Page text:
Lack of leadership and preparedness in dealing with the pandemic has pushed India’s health system to the brink making India’s encounter with the second wave the worst such surge in the world. In this video, Indian political economist and commentator, Mr. Parakala Prabhakar explains how lack of accountability in the political system has led to the unfolding covid carnage. Similarly, Ashish Kothari of Kalpavriksh explains in Are we listening to the lessons taught in the first year of Covid-19?, how the central government has been reluctant to enable and promote local self-reliance to fight the threat of livelihood insecurity resulting from how the pandemic has been handled.
Amidst acute shortage of the life saving gas, 22 covid patients in the Indian city of Nashik were killed due to an Oxygen leak. Meanwhile, the oxygen crisis is also being used to push for the reopening of the infamous Sterlite plant in Thoothukudi, a toxic plant that had closed in 2018 following massive unrest due to its environmental and social impact. In some more disheartening news, Bengaluru’s Apollo Hospital has been booked for illegally blocking beds and extorting money from family members of the deceased. There are, of course, positive stories of resilience and extraordinary work done by communities across India, as in the case of AMUL using its plant to produce much needed medical oxygen.
The Union government’s confounding vaccine policy will exclude millions of India’s poor from accessing the vaccines. Meanwhile the pandemic continues to overwhelm Indian health systems as a ‘Triple mutant’ variant with a higher transmissibility is reportedly spreading. This, when recent research confirms that novel Coronavirus is airborne. Meanwhile, alongside the impacts of the pandemic on mental health, a study conducted by NIMHANS warns that rise in temperature will further stress the mental health of Bengalureans.
The virus will continue to shape the geopolitics of the world in years to come according to a US intelligence community report. Besides the economic fallout, vaccine nationalism and self-serving intentions of big pharmaceutical companies, promoted by Bill Gates, is feared to deepen disharmony among nations. ed covid patient.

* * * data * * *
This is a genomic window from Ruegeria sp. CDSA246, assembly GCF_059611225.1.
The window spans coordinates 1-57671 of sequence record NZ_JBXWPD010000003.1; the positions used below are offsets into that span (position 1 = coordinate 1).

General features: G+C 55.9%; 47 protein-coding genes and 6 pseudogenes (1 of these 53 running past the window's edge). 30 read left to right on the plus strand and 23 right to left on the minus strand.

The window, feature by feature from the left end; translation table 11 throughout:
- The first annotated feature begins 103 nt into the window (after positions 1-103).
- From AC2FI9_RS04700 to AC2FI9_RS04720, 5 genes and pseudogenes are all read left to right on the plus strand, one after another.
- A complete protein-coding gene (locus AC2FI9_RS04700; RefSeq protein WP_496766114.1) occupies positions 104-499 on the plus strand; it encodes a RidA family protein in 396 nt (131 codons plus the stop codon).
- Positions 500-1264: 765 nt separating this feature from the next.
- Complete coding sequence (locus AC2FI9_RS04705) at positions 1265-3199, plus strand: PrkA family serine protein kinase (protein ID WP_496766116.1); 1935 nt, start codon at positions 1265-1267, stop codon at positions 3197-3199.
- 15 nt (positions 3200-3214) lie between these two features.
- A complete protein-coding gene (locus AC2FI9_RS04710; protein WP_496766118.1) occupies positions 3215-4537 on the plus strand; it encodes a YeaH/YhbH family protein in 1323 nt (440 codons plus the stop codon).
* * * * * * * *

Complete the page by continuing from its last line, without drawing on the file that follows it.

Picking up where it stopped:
This article presents a range of inspiring stories from the western Himalayan region of India that highlights the importance of building local self-sufficiency to overcome unprecedented challenges posed by a pandemic.
The United Nations World Meteorological Organization has stated that the climate crisis intensified in the year 2020 even though economies across the world slowed down due to lockdowns. Given the urgency of the climate crisis, the Biden administration has released its climate finance plan to help developing countries in reducing greenhouse gas emissions, which many claim is a new era of climate geopolitics.
Ahead of the climate summit, European Union has given a legal commitment to become the first climate neutral continent by 2050. In India, MoEF has released the first ever climate change assessment report that warns of alarming trends for the country’s natural resources and biodiversity. The state of Karnataka, including Bengaluru Urban, has been categorised as moderately vulnerable in such a report.